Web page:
Heidi found that law firms that engaged in cross-silo collaboration are simply more successful from a business perspective. Additionally, their business tends to be more sustainable. When clients are served by a team of people with a cross-disciplinary perspective, any one individual in that team is seen as less fungible. This creates a more stable, confident team overall.

This finding translates to legal departments as well. As part of her research for the book, Heidi’s team conducted interviews with senior executives outside of legal. She talked to CEOs, COOs, board members, non-executive directors, chairs of boards, and heads of various committees. They consistently heard that executives needed their lawyers to be more than just a lawyer. When lawyers were teaming up to service the C-suite or the board, they were considerably more effective. They were able to contextualize technical legal issues in the commercial landscape and current market dynamics, as well as the strategic objectives of the corporation. A team like this is incredibly powerful, as it creates more loyal, more satisfied clients.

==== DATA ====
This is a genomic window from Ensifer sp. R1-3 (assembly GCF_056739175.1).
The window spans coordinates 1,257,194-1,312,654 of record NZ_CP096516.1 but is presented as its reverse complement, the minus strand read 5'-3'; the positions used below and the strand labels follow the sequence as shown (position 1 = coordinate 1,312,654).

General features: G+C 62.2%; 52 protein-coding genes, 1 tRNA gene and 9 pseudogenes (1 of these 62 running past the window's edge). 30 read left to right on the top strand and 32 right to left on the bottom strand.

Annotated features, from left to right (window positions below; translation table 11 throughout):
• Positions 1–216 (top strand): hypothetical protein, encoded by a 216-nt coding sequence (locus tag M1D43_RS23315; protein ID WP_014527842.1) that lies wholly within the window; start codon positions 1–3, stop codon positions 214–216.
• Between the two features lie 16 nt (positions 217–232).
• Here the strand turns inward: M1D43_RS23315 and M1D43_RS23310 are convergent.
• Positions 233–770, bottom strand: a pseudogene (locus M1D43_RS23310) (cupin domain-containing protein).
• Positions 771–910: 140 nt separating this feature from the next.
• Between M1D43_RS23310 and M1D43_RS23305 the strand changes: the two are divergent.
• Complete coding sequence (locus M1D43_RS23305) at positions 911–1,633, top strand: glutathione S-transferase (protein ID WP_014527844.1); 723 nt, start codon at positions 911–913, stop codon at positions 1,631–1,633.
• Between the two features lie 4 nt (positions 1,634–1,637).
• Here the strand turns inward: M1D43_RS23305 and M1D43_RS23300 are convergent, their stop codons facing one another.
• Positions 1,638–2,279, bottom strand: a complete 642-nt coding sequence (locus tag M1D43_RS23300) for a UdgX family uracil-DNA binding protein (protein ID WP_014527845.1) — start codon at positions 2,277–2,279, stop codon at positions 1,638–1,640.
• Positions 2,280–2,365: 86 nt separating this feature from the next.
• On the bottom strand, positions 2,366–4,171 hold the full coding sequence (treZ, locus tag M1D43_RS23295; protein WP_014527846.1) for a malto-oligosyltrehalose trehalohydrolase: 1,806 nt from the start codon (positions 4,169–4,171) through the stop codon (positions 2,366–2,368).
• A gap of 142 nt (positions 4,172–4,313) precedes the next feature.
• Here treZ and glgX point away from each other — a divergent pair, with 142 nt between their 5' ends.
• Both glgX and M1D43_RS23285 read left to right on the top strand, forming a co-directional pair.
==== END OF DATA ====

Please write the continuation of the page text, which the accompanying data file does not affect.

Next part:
The benefits of diverse knowledge and experience

When Heidi looked at the careers of some of the more sophisticated GCs in her research sample, she noticed something significant: many of them had been in non-legal rotations previously. For example, one GC she spoke with had worked on a UN panel before re-entering the business world. That kind of experience and exposure is broadening and liberating in terms of how the GC’s thinking evolved. It also gave them a deeper understanding of what function the business they were serving performed.

Not everyone has to work for the UN to acquire knowledge outside the legal realm. Even those with a more constrained career path can still pursue curiosity through small actions. One lawyer that Heidi spoke with described how every time he would go to a meeting in the U.S., he would find the closest location where his company had some kind of footprint. He would sit in their customer service centers and listen to what the reps were dealing with from irate customers. Spend an hour on the phone with unhappy customers and you’ll quickly gain a good understanding of your market positioning. Go into the factory and take a tour. Spend some time in the canteen with shop floor workers. Whatever it takes, you need to see your client’s business from a new angle.